I also walked around Tiberias quite a bit, taking note of things I'd like to look into doing the next time I go: The water park, the warm springs spa, and Decks - a meat restaurant directly on the Lake, known to be the best in Israel. I was told that it could cost me up to 250 NIS (about $55) for lunch, so I opted instead for Pagoda, an upscale chinese restaurant with a lake view and an excellent business lunch deal.
The best thing was coming back to the Villa and being able to get into the swimming pool within about 30 seconds. And the jacuzzi . . . oh, the jacuzzi . . . Today, I just lounged around, getting into the pool when I felt like it, getting out when I felt like it, sunning in the hammock . . .
(Cross-posted to Israelity.)
Tuesday, September 19, 2006
Via Israelity, a very entertaining little video for the Jewish New Year.
[The rest of the post has been deleted because I got some insulting comments from humor-impaired readers, including one who wrote two completely different comments from the same IP address one right after the other, and I just don't have the energy to deal with it right now. Post and comments are gone now. ]
So, I've run up against a curious problem in my life. At first it was just annoying, but now it has grown to such proportions that I'm starting to think it means something.
Several weeks ago, I started working on a few assignments for a client. Let's call the client National Jewish Organization (NJO), and my job was to call various chapters and get information on their activities, write them up in separate articles, and hand them in. But many of the heads of the chapters were not calling me back, despite repeated (in some cases, 4-5) messages. It was very frustrating. I thought perhaps it's part of the culture of this particular organization not to call people back, but it was strange, since I was working for their own national office. Maybe they weren't calling back because I was not "real" media but rather calling from NJO.com? It was strange. The client wasn't too pleased that I wasn't getting things in, but what can I do if their own people aren't calling me back?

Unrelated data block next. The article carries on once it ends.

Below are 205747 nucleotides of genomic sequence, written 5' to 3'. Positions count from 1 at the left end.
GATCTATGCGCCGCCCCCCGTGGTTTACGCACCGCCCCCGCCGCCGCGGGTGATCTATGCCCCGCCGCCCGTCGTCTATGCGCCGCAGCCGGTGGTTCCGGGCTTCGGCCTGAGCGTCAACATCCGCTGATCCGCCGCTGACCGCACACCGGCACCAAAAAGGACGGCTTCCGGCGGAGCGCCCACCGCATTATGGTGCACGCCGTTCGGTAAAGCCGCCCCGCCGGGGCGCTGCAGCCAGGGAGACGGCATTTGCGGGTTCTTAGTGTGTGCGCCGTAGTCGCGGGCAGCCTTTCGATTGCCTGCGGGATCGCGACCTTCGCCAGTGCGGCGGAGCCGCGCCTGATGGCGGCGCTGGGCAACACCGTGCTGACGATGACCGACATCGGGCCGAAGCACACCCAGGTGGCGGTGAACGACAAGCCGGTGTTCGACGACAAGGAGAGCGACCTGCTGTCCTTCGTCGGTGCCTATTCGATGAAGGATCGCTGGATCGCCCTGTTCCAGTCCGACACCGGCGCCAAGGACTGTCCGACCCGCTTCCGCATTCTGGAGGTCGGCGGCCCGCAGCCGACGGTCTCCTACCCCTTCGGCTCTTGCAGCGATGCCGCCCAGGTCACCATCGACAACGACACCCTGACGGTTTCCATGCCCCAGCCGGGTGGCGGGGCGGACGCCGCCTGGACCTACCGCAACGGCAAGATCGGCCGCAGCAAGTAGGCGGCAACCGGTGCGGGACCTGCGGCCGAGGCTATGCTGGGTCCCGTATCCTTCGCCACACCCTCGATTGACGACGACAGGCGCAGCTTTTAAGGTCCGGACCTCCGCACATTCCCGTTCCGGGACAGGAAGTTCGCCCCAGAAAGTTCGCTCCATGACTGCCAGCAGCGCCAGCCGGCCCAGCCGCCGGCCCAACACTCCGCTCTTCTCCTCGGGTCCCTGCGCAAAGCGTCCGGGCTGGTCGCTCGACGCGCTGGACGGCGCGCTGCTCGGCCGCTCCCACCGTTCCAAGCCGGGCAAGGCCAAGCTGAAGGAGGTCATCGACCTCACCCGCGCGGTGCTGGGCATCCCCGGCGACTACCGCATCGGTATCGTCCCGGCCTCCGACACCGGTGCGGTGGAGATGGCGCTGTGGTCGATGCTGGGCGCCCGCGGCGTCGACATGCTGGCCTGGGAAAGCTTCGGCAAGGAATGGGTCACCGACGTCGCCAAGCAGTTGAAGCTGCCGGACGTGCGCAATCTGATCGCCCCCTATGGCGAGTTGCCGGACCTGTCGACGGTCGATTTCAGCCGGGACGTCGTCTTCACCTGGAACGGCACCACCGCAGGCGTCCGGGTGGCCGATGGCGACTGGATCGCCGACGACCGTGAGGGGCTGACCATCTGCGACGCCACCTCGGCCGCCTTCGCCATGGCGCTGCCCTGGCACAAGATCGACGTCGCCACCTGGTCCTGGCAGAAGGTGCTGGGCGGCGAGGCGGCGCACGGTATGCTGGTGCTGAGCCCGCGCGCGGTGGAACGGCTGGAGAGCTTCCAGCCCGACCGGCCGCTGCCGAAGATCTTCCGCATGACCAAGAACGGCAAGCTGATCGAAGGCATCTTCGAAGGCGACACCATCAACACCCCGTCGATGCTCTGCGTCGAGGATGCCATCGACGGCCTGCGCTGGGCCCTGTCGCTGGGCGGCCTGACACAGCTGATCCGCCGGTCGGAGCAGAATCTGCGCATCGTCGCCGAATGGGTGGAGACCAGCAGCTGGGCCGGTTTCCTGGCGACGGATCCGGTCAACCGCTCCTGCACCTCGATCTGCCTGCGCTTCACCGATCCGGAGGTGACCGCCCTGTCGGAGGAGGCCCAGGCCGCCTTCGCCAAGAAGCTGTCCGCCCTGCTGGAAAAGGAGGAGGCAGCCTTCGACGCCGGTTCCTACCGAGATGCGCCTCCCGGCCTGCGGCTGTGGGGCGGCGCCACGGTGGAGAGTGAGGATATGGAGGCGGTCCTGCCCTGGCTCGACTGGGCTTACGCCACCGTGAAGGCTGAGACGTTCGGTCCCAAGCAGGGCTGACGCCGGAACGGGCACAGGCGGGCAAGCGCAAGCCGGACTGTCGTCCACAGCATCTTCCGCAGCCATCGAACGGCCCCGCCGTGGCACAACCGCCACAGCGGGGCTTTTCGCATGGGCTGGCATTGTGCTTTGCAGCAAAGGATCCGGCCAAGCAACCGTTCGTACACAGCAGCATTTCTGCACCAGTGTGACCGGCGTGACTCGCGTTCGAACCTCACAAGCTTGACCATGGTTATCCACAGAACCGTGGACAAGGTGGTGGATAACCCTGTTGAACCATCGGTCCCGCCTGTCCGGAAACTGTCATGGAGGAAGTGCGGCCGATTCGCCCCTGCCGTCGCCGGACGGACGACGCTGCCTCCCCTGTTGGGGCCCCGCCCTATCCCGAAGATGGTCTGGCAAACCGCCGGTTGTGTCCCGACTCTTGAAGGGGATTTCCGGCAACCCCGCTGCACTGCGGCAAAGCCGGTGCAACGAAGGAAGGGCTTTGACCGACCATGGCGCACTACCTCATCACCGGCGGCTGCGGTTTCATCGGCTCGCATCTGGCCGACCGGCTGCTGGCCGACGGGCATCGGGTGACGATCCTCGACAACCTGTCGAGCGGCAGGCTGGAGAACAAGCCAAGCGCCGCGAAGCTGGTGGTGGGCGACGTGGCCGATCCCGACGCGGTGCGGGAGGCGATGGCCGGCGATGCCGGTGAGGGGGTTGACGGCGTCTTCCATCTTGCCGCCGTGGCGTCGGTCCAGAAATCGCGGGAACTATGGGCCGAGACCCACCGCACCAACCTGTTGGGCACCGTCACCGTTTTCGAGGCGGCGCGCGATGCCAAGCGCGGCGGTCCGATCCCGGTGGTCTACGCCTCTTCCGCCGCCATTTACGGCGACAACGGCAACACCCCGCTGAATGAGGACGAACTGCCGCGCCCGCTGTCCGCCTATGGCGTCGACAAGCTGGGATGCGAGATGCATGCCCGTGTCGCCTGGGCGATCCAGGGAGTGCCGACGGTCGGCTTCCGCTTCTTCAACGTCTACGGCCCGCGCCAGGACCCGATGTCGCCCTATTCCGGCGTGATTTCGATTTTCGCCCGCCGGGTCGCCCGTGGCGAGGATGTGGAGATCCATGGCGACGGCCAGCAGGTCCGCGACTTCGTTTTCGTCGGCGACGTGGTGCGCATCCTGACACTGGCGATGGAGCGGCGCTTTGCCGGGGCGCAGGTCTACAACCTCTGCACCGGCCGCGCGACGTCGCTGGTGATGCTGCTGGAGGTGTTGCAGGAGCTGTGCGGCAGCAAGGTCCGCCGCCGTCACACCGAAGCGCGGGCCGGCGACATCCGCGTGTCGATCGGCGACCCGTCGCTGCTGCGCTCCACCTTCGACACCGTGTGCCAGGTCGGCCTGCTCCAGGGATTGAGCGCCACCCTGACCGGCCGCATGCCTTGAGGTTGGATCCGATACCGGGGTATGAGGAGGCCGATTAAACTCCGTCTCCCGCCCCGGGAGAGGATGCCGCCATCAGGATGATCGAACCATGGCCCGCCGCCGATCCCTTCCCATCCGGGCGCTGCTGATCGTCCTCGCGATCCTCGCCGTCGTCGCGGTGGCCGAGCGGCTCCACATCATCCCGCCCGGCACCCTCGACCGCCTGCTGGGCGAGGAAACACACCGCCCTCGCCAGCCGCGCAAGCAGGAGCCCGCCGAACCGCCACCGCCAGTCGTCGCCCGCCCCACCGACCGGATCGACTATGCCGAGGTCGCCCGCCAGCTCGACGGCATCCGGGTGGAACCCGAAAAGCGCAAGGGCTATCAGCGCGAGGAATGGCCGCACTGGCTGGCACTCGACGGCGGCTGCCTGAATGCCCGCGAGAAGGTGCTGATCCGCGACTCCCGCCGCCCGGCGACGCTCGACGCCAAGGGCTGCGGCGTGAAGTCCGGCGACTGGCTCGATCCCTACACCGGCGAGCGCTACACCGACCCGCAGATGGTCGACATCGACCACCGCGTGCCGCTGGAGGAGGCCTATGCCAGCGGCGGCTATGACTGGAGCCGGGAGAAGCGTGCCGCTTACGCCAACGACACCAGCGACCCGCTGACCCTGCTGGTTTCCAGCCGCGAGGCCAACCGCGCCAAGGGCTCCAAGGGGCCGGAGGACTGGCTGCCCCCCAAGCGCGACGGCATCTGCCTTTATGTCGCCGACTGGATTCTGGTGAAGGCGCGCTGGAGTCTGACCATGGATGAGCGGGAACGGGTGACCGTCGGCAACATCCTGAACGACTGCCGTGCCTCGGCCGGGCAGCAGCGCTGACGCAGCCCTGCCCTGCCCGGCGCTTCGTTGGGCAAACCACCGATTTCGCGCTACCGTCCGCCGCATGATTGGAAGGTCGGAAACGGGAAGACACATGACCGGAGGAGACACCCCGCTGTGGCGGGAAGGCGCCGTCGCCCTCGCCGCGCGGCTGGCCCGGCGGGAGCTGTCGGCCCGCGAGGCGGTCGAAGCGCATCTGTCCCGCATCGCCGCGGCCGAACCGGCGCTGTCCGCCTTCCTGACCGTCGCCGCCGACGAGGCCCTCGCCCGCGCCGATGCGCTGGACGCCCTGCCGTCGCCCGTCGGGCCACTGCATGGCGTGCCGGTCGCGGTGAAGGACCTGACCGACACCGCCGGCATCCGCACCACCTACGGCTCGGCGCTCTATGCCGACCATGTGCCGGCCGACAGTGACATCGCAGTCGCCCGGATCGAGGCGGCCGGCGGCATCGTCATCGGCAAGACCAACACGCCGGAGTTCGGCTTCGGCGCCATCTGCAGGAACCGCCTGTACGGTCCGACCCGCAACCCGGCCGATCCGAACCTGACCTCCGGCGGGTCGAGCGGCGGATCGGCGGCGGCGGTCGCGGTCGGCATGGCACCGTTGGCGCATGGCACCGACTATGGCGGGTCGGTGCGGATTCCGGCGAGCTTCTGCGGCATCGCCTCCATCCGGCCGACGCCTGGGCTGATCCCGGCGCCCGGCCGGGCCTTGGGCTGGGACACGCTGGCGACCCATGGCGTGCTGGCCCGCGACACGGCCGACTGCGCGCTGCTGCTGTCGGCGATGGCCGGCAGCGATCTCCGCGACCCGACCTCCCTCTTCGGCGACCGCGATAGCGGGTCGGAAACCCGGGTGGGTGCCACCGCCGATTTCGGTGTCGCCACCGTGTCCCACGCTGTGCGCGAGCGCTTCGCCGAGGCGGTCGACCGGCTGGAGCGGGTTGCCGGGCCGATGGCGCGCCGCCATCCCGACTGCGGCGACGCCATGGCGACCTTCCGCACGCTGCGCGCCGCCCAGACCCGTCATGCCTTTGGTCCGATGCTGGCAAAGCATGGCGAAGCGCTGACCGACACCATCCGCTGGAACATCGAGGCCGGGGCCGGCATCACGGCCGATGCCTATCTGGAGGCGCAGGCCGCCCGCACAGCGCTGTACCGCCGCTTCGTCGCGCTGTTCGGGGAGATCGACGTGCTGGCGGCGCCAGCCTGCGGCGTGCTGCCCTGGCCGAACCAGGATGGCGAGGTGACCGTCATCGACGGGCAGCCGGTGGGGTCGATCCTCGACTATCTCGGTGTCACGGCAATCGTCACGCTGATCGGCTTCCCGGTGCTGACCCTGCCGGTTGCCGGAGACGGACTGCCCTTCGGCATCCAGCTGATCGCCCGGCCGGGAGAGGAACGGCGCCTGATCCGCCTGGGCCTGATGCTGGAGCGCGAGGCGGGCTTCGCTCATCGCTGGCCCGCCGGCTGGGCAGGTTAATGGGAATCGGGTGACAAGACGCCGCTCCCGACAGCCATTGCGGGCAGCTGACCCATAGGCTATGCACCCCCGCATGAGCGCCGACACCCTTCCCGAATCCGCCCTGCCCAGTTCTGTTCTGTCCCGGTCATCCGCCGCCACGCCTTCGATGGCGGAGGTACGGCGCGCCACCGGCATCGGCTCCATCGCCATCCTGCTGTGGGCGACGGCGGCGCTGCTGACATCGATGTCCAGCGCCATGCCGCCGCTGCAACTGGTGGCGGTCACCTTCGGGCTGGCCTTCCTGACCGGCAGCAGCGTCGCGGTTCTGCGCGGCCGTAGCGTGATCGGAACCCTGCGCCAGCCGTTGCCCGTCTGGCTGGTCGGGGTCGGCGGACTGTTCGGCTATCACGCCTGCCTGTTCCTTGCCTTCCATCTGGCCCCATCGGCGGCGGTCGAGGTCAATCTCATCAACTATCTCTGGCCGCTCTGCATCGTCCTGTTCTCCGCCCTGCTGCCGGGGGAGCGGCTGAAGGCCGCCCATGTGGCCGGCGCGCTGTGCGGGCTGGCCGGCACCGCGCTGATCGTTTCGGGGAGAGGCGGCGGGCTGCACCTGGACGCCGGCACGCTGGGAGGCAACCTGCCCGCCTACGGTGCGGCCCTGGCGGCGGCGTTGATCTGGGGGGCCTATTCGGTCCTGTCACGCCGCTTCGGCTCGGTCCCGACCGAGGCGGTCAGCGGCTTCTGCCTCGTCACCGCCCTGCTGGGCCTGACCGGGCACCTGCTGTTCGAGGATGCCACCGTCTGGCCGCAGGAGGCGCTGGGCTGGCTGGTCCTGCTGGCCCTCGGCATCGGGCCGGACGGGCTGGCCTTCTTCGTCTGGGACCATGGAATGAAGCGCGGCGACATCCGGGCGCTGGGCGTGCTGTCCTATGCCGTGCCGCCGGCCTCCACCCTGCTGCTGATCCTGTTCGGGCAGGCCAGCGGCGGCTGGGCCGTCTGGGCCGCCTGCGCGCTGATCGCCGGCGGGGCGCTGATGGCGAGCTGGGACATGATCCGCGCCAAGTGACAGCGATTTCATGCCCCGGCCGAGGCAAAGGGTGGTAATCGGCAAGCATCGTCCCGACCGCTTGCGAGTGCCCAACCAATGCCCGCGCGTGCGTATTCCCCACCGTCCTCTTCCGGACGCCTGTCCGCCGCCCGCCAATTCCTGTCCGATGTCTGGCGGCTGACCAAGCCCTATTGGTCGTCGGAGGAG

Then, about a week and a half ago, another client asked me to write an article for their magazine, on a very tight deadline. The story was about a certain health issue, the extent to which it affects Israelis in a specific part of the country, and what Israel or Israeli organizations are doing about it. So the first thing I did was call hospitals in that area -- some well-known, others smaller and more obscure, but still serving a respectably-sized population -- and asked to speak with the spokesperson's office.
At several hospitals, I left messages for the spokesperson (known among reporters as "the spox") when I got their voicemail. I found it surprising that they did not leave emergency numbers for the media, because this is Israel, where lots of people get injured in sudden terrorist crises or wars, and they are a hospital, and even the most obscure organizations generally leave an emergency number for reporters, and the nature of hospitals is that sometimes there are emergencies. But whatever. I left messages. Can you believe, that at not one but three hospitals, I never got a call back? From the spokesperson? And at one hospital, there was never any answer at all, not even voicemail? In the spokesperson's office? And at another hospital, I did reach the spox in person, and to my surprise, she spoke no English. Luckily I speak Hebrew well enough to get my questions across, but do you mean to tell me that in the entire area (granted, not near one of Israel's biggest cities), a hospital cannot find a media spokesperson who speaks English? I don't mean to be Anglo-centric, but . . . it's the media office.
Anyway, between the hospitals and one major university with a Medical school (the spox at universities do speak English and do call back), I eventually managed to get the phone numbers of several doctors whose expertise lies in the subject of my story. One called back pretty much right away, but at a time I couldn't talk, so we set another time, and then when I called her, there was no answer. Over the day I left two messages for her, but she never called. And one other professor called me this morning -- after I've been trying to get someone to interview for over a week -- and when he heard what I wanted, he said he can't spend the time to talk with me today, and we'd have to schedule an interview for a later date.